Although the Queensland Government claims to have reached, and exceeded, its medical recruitment targets six months early, mental health officials have stated the need for an additional $5 billion for mental health services.
Last year Queensland Health had planned to employ400 more allied health professionals, 500 more nurses and 300 more doctors, by December this year.
According to Health Minister Stephen Robertson the new recruits are on board already.
Mental health officials have said that the government must invest an additional $5 billion to provide better treatment to those struggling with mental illness
The chief executive officer of the Mental Health Council of Australia, John Mendoza said that even with a boost of $4 billion over four years for the new national mental health plan, expenditure still fell short because only 40 percent of mental illness was being treated.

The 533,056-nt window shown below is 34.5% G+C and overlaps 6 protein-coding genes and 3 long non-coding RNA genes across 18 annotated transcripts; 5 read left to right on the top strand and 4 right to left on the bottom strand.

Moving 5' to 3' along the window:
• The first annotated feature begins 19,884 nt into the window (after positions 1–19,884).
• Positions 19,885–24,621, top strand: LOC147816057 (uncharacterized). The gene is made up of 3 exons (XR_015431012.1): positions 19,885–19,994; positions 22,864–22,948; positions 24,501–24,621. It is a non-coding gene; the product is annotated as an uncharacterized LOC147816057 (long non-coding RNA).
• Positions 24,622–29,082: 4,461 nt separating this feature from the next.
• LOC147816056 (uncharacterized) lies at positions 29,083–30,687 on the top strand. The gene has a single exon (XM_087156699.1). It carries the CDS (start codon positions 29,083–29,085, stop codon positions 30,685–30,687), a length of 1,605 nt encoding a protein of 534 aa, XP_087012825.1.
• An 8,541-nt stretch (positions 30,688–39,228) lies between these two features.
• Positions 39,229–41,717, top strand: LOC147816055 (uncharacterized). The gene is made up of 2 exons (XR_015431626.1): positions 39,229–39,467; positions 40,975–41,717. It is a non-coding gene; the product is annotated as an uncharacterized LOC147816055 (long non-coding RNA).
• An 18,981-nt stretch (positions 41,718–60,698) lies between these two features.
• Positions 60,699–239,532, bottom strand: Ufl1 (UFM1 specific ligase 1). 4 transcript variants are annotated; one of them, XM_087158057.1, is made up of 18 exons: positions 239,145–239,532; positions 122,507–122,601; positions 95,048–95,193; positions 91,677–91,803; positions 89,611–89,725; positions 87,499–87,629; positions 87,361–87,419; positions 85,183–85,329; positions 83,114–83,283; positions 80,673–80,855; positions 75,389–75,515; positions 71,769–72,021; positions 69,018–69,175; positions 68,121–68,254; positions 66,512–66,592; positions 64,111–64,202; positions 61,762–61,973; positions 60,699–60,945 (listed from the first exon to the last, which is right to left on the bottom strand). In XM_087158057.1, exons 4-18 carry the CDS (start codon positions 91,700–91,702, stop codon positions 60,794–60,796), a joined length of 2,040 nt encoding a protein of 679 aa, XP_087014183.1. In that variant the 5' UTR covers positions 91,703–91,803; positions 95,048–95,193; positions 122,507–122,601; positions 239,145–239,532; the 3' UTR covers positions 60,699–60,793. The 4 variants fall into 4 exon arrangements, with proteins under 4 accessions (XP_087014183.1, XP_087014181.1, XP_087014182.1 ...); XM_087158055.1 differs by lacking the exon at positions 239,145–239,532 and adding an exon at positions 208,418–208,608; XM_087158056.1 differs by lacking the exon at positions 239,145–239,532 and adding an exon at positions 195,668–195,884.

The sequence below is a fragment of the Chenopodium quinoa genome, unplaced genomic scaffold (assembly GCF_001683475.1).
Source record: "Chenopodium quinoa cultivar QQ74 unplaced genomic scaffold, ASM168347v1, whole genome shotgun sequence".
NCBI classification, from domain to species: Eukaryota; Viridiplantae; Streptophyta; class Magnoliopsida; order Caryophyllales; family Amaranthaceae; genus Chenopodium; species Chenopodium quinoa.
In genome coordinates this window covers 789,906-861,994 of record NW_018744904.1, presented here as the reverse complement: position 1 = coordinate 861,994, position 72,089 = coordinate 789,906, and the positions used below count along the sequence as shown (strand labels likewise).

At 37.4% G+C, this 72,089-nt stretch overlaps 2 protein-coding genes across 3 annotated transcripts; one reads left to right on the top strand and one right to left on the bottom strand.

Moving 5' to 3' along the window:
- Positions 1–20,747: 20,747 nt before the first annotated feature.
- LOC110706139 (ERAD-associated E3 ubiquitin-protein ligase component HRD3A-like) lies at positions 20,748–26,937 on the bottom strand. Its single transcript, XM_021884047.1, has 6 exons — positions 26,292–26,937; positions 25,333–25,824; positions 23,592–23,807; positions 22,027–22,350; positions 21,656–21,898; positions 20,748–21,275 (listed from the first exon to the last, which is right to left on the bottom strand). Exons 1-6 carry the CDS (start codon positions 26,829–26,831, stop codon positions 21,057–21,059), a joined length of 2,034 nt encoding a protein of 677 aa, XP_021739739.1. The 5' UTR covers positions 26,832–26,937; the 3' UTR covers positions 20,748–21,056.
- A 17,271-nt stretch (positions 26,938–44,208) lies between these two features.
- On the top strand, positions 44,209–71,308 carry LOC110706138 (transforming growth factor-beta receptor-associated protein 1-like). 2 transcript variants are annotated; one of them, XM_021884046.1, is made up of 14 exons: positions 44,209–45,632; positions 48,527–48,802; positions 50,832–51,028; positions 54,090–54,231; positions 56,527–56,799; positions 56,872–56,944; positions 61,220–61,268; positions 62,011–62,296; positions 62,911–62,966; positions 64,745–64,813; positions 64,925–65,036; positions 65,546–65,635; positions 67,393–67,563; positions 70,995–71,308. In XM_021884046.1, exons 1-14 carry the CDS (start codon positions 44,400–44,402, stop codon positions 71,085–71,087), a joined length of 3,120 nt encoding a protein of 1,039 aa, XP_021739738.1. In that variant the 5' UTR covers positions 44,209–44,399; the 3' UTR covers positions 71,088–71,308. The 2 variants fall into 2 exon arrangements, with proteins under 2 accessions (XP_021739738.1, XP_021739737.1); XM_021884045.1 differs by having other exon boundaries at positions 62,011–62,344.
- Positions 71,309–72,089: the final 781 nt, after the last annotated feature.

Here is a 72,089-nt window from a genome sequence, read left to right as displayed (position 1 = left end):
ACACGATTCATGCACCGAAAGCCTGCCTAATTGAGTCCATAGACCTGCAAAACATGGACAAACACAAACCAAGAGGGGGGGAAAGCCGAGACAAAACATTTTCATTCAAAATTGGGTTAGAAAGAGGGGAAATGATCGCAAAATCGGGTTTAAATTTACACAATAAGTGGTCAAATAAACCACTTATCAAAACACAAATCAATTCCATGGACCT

He said,"There is no one arguing that there is not an enormous gap between the provision of services as compared with the prevalence of mental illness."
According to the president of the Australian Medical Association, Mukesh Haikerwal, the states had failed to match the Commonwealth's $1.9 billion funding commitment of 12 percent, instead leaving mental health expenditure at only 7 per cent of the public health budget.
The Premier, Morris Iemma has called for workforce changes to ensure that there was sufficent mental health staff.
The Productivity Commission had recommended the extension of Medicare payments beyond doctors to other health professions by the Federal government in January in order to overcome chronic staff shortages. It also recommended that the role of nurse practitioners and other health workers be extended.
Mr Iemma has alleged that the Federal Government is diluting those recommendations, by underestimaing the number of doctors and nurses needed in future.
He said that the NSW wanted an additional 160 doctors, 40 dentists, 2793 nurses and 139 allied health professionals and that without a sustained change, the chances of developing a mental health workforce to meet future needs was "grim".